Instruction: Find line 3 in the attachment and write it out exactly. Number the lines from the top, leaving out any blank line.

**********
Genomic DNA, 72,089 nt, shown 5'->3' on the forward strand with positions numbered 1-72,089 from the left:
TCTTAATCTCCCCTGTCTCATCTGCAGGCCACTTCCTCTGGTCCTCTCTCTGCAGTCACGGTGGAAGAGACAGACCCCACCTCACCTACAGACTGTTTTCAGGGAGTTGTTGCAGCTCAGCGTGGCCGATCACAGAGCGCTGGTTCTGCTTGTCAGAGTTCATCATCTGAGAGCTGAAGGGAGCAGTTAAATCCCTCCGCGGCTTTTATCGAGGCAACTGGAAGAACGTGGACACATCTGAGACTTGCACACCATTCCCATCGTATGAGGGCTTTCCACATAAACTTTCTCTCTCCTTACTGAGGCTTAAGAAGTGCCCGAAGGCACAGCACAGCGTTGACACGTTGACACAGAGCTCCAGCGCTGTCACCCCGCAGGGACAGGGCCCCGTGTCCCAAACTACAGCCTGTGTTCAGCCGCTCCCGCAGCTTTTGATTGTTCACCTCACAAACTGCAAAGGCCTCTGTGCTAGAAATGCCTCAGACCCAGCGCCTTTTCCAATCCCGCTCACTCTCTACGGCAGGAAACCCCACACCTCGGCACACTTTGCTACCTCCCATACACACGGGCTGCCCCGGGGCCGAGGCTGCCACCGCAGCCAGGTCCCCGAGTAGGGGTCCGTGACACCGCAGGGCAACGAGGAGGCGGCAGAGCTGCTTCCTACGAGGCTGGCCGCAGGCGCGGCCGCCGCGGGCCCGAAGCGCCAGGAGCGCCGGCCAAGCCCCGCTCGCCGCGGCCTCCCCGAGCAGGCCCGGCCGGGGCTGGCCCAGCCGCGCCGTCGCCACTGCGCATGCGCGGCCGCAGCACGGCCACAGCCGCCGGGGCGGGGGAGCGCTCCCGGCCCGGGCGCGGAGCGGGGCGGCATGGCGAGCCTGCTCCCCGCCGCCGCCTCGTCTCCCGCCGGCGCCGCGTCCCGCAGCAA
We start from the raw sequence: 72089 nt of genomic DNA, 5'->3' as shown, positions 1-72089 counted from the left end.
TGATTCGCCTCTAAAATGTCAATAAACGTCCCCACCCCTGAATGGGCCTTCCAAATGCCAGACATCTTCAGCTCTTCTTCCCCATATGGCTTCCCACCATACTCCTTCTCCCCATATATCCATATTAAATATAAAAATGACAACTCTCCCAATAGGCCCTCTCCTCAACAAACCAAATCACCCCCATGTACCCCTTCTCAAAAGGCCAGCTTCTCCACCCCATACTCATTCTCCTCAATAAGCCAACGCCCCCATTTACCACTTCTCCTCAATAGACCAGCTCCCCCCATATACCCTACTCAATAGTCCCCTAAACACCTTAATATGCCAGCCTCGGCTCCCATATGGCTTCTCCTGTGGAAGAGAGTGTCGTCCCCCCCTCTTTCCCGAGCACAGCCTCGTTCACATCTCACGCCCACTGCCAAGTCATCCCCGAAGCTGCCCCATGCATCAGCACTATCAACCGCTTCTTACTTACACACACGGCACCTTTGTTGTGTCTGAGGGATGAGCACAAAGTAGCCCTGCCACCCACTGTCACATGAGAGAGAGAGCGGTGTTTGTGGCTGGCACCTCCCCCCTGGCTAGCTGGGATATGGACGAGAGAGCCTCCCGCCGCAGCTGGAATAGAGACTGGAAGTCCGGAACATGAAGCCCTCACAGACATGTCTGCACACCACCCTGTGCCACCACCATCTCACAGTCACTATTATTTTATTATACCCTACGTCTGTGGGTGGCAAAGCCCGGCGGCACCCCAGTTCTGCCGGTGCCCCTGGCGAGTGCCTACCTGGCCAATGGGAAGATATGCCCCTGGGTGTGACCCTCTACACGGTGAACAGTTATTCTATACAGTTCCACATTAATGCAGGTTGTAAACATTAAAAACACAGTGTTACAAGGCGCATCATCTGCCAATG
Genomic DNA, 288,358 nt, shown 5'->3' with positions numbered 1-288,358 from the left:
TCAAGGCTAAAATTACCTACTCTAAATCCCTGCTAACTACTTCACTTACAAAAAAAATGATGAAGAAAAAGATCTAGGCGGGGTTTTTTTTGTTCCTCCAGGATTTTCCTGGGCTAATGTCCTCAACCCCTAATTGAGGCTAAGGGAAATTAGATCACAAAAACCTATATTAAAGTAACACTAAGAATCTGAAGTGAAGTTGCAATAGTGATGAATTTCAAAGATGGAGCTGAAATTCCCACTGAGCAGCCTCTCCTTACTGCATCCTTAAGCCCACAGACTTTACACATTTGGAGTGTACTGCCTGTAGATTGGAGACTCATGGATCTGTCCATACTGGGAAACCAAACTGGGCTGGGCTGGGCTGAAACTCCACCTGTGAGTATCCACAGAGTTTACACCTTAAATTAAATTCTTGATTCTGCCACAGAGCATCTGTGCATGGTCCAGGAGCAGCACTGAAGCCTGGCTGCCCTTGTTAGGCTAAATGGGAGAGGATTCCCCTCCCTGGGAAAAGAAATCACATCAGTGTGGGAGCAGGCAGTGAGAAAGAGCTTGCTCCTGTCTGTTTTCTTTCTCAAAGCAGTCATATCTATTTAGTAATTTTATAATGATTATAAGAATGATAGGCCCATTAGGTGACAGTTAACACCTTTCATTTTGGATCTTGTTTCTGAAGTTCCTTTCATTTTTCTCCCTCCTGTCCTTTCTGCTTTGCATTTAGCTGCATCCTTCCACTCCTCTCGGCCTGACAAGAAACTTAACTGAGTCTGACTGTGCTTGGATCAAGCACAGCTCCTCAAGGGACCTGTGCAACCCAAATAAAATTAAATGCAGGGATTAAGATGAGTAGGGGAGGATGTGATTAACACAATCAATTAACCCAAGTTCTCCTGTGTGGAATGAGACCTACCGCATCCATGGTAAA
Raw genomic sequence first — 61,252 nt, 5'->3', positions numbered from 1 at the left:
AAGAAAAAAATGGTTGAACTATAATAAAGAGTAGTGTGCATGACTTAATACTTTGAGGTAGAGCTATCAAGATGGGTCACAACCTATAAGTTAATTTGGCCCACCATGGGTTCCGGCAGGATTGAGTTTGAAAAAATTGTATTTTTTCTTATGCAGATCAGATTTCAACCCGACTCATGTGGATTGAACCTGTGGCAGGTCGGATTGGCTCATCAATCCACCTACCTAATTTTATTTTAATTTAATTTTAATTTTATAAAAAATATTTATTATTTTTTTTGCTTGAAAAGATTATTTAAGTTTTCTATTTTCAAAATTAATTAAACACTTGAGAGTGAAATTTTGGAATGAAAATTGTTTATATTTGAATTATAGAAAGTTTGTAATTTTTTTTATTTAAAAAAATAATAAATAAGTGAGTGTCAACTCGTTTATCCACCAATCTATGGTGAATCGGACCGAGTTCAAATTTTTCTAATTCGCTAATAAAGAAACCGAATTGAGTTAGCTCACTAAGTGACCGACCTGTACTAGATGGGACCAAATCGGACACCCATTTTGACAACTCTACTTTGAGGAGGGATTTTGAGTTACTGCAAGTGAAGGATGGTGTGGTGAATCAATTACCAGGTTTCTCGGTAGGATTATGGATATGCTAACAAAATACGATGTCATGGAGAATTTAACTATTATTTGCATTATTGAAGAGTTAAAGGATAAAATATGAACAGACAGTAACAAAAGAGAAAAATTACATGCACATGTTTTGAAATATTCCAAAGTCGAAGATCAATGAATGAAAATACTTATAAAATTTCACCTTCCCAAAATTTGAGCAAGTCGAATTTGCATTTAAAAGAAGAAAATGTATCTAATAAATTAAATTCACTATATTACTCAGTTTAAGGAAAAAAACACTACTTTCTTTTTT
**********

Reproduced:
We start from the raw sequence: 72089 nt of genomic DNA, 5'->3' as shown, positions 1-72089 counted from the left end.